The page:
This tiny little servo can rotate approximately 180 degrees (90 in each direction) and works just like the standard kinds you’re used to but smaller. You can use any servo code, hardware or library to control these servos. Good for beginners who want to make stuff move without building a motor controller with feedback & gearbox, especially since it will fit in small places. Of course, it’s not nearly as strong as a standard servo. Works great with the Motor Shield for Arduino, or by just wiring up with the Servo library. Comes with a few horns and hardware.
Note that the default servo pulse widths (usually 1ms to 2ms) may not give you a full 180 degrees of motion. In that case, check if you can set your servo controller to custom pulse lengths and try 0.75ms to 2.25ms. You can try shorter/longer pulses, but be aware that if you go too far you could break your servo!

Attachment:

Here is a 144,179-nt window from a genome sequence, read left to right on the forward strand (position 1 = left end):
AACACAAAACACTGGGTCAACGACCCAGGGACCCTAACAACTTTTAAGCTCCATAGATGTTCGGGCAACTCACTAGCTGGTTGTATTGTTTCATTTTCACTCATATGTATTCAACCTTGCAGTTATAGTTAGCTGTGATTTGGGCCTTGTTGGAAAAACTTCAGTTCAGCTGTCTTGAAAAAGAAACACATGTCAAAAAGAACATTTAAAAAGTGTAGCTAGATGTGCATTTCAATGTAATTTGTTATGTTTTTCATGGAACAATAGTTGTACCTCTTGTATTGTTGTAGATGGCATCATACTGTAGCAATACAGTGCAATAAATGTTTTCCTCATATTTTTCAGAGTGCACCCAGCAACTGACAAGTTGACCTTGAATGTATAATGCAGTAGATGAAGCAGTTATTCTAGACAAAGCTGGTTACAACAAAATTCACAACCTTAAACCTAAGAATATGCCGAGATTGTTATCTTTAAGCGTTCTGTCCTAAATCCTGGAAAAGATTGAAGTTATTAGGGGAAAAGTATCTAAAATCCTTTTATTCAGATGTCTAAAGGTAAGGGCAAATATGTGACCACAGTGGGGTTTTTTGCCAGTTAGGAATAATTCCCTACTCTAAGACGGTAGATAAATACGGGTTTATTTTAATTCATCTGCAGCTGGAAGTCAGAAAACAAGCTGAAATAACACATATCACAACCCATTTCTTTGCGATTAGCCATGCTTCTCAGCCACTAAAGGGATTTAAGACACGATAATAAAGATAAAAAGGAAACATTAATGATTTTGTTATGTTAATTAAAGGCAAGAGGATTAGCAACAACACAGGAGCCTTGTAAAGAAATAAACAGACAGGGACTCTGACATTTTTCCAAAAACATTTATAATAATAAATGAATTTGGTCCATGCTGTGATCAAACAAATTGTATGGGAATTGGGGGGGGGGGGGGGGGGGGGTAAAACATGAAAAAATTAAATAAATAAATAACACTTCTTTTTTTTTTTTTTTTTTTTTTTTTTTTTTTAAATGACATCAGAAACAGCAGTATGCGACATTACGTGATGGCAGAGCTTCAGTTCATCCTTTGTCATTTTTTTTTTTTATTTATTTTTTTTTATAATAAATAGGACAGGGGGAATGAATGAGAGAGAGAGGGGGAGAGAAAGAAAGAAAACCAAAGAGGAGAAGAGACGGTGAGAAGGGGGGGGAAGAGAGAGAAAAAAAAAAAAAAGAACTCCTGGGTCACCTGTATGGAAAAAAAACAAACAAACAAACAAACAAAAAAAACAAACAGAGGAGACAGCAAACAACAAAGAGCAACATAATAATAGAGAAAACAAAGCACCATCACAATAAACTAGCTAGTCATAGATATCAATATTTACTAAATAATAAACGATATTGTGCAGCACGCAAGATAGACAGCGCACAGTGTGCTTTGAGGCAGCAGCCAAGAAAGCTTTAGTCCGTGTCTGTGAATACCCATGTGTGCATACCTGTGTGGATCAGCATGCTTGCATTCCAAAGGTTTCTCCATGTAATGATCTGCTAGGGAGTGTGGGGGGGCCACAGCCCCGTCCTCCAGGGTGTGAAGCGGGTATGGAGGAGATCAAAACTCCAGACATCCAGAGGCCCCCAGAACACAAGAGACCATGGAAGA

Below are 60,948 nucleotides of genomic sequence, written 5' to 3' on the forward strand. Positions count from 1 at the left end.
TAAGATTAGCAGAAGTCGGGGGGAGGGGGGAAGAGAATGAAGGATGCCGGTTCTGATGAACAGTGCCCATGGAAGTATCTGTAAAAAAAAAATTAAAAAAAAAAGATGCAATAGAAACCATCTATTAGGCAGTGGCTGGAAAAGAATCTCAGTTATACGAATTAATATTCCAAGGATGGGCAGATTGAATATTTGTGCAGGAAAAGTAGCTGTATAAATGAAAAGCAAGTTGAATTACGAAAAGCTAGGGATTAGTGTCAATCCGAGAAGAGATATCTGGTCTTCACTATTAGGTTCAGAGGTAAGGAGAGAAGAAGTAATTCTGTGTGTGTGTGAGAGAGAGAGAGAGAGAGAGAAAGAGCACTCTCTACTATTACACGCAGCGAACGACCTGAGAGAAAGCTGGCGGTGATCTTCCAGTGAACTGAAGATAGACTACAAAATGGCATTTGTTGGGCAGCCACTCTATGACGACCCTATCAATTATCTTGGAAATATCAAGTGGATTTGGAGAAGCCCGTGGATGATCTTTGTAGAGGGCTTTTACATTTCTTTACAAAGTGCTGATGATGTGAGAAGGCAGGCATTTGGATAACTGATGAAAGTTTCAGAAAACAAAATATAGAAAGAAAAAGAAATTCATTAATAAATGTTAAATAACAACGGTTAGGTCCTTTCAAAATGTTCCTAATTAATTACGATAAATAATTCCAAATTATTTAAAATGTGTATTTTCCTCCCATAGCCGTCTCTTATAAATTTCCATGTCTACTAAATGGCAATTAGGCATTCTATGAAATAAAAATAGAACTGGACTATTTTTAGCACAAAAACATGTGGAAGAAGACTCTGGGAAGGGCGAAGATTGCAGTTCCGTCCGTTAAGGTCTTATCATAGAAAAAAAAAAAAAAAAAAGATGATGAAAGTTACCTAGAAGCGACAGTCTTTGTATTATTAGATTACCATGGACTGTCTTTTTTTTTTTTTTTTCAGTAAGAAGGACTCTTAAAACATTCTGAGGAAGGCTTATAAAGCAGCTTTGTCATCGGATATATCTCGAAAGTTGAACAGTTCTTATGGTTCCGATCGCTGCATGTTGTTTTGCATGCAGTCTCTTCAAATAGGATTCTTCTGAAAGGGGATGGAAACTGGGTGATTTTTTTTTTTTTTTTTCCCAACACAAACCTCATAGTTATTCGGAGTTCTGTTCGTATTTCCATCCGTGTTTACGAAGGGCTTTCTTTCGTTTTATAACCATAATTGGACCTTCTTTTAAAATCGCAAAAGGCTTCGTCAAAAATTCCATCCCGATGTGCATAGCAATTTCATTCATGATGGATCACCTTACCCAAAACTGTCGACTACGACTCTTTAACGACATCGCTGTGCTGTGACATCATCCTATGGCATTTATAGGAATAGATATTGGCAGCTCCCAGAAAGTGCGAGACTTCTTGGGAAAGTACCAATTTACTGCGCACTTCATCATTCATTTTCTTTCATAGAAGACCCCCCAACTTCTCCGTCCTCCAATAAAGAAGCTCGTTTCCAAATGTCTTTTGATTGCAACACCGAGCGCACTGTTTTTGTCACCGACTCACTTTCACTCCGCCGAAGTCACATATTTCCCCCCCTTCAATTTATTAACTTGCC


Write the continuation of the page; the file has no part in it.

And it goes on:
Eink, E-paper, Think Ink – Collin shares six segments pondering the unusual low-power display technology that somehow still seems a bit sci-fi – http://adafruit.com/thinkink
Stop breadboarding and soldering – start making immediately! Adafruit’s Circuit Playground is jam-packed with LEDs, sensors, buttons, alligator clip pads and more. Build projects with Circuit Playground in a few minutes with the drag-and-drop MakeCode programming site, learn computer science using the CS Discoveries class on code.org, jump into CircuitPython to learn Python and hardware together, TinyGO, or even use the Arduino IDE. Circuit Playground Express is the newest and best Circuit Playground board, with support for CircuitPython, MakeCode, and Arduino. It has a powerful processor, 10 NeoPixels, mini speaker, InfraRed receive and transmit, two buttons, a switch, 14 alligator clip pads, and lots of sensors: capacitive touch, IR proximity, temperature, light, motion and sound. A whole wide world of electronics and coding is waiting for you, and it fits in the palm of your hand.